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Beginning with Day One

By Sally Gardner Reed
From Library Volunteers, McFarland & Company, 1994

For many people, entering a new work environment for the first time can be a little scary. A new volunteer is not likely to know her fellow workers and may not be sure exactly what her job will entail or how well she'll be able to do it. Even if the job itself is clear enough, she may not be certain exactly what your expectations for performance are. All these are elements that can cause some unease in the beginning but are easily resolved, and it's up to the volunteer supervisor to resolve them. Because any work site with two or more people has a social element to it, it makes sense to ensure that a new person coming into that environment feels comfortable on a social level.

Providing a new volunteer with a mentor is an excellent way to introduce her to the library, its social structure and its working environment. A mentor can fill a volunteer in on the more human side of the library, explaining the administrative hierarchy and sharing information about the corporate culture - those values and service philosophies of the library that may be unwritten. While the mentor may not be the person doing the actual job training for the volunteer, it makes sense to provide for the new volunteer a person they feel comfortable asking questions of, and a person who will introduce them to their future co-workers.

If the first shift of a new volunteer is a short one, it may best be spent in getting a "back stage" tour of the library followed by an informal discussion of library philosophy. This is the perfect chance for the new volunteer to ask questions about the library and most importantly, to get a clear understanding of just how her work will contribute to library service as a whole.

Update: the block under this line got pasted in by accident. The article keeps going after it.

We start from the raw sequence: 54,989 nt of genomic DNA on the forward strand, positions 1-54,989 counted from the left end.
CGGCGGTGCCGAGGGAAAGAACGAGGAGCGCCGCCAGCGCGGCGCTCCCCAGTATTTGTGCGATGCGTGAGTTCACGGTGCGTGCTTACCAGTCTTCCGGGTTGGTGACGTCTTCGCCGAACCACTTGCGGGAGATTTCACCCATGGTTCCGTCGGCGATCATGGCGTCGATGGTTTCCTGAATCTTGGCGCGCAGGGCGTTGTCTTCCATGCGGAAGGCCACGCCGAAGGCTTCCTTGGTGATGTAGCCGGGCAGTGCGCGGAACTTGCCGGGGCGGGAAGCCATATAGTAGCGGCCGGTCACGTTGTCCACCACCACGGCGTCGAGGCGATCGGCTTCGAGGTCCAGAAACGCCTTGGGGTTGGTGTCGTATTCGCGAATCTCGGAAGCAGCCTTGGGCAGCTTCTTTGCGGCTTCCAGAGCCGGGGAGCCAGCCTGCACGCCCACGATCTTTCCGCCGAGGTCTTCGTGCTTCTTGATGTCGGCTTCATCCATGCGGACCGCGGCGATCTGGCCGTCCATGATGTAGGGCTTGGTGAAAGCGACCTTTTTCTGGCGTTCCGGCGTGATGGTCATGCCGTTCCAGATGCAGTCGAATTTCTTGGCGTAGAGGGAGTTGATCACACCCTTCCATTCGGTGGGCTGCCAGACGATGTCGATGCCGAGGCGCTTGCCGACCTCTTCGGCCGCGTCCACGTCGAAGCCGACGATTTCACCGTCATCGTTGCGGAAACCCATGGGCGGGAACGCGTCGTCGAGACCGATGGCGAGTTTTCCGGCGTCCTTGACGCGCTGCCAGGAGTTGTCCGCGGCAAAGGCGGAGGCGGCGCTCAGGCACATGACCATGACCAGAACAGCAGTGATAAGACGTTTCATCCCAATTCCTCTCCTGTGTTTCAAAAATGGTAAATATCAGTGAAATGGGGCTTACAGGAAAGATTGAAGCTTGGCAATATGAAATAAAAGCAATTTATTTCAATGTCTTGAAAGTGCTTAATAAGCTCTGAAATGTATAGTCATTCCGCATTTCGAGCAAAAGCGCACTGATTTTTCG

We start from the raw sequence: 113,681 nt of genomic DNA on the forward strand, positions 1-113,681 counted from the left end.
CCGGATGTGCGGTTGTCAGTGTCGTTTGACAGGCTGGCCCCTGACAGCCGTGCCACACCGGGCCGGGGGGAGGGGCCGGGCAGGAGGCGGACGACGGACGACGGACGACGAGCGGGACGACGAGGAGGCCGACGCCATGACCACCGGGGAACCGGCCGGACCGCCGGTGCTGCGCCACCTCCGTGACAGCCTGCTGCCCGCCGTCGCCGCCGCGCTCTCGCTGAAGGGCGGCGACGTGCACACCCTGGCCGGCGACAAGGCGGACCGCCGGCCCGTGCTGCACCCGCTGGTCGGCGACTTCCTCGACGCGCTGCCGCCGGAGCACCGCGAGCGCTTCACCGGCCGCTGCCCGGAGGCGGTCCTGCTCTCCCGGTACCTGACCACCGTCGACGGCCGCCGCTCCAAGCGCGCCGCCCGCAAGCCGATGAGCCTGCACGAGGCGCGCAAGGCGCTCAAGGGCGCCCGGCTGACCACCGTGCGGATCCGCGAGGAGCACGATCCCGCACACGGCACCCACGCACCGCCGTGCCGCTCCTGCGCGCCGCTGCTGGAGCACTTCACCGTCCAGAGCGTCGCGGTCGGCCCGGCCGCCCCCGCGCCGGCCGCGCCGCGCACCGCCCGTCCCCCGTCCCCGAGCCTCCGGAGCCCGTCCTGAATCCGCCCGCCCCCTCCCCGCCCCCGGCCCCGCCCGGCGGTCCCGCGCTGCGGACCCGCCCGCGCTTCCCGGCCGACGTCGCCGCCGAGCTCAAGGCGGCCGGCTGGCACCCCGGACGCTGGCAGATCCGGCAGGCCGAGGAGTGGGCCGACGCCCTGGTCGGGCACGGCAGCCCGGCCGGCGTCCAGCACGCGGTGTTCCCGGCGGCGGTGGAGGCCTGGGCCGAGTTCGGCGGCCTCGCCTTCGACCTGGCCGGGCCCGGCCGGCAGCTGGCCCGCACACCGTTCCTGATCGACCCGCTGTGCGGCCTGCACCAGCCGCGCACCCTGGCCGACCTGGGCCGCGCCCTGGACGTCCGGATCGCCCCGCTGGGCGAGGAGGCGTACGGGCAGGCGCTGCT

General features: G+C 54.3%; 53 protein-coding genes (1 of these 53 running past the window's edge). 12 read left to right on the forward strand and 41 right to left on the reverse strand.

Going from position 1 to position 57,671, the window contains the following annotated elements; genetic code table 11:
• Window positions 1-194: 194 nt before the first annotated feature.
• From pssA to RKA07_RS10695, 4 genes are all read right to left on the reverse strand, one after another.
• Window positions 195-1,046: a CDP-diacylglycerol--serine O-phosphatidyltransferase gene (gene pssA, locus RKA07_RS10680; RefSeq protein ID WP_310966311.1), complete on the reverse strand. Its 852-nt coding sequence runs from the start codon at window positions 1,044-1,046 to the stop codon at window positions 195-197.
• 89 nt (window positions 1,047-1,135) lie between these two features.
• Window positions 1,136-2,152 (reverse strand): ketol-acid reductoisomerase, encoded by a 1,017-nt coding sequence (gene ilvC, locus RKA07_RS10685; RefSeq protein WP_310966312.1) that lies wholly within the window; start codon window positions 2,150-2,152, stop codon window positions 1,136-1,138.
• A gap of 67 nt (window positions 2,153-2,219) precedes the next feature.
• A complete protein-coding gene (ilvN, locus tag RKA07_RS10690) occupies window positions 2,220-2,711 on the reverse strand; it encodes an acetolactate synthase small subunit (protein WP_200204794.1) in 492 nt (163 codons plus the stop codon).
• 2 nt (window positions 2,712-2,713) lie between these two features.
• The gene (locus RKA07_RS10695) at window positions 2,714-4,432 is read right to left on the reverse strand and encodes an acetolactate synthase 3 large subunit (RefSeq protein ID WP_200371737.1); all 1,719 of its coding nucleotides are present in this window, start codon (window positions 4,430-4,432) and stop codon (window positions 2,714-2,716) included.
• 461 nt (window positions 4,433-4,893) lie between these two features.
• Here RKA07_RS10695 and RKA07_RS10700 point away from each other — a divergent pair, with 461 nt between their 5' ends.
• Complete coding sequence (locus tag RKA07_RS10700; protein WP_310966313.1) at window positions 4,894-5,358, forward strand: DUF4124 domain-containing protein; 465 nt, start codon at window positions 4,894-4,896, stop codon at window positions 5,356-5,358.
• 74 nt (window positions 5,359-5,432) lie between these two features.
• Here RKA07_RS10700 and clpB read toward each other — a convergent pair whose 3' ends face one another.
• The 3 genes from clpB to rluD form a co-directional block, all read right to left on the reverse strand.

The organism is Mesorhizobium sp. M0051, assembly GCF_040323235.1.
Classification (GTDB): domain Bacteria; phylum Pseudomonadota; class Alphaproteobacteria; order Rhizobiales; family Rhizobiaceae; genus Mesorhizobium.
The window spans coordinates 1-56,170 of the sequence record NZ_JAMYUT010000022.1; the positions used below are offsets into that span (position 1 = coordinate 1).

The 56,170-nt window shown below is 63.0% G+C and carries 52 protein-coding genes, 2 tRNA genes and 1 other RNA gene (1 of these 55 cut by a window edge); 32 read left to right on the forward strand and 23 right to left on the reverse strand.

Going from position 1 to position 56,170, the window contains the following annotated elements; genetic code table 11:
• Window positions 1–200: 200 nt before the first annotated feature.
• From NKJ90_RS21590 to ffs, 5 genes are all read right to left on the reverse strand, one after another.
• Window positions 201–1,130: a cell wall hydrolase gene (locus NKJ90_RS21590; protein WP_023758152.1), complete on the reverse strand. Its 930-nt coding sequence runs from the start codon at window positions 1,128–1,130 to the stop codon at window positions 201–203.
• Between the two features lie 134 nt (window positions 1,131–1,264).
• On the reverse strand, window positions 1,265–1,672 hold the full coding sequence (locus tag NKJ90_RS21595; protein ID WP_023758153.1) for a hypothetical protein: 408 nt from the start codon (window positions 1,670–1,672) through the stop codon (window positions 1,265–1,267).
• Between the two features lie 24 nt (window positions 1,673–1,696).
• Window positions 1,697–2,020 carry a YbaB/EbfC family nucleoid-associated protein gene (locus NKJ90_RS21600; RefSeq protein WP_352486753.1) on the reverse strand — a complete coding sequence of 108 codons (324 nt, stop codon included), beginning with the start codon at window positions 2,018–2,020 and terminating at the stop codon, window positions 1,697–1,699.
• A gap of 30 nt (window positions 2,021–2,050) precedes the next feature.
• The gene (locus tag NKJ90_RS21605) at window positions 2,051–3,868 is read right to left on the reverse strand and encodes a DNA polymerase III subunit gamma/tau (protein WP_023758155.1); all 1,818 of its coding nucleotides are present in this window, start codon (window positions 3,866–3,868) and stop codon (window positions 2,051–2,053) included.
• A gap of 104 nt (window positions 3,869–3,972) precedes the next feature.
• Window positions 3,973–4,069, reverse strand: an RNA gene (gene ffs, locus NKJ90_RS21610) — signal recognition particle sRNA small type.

The most important thing you can do on a volunteer's first day is make the workplace welcoming. For many volunteers, this volunteer job may be the first work experience since retirement - certainly for most it will be the first work experience at this library. The first day can be overwhelming and unsettling. You can increase the comfort level for a new volunteer by ensuring that she is made to feel as welcomed as she truly is and to see to it that she isn't hit with too many job requirements and tasks right away. By taking it slow and easy, and by helping the volunteer feel part of the team, you will likely increase the volunteer's enthusiasm for and commitment to the library.

After the new volunteer has been taken around and introduced, after getting a tour of the library along with a discussion of how different library departments work together to provide service, the volunteer can be taken to her own work site and shown how she will perform her job. At this point, a new volunteer may be introduced to the person who will handle the actual training -mentor and trainer need not necessarily be the same person. in fact, if the mentor is not responsible for training, you will have provided the volunteer with two contacts she feels comfortable with before the end of the first day!

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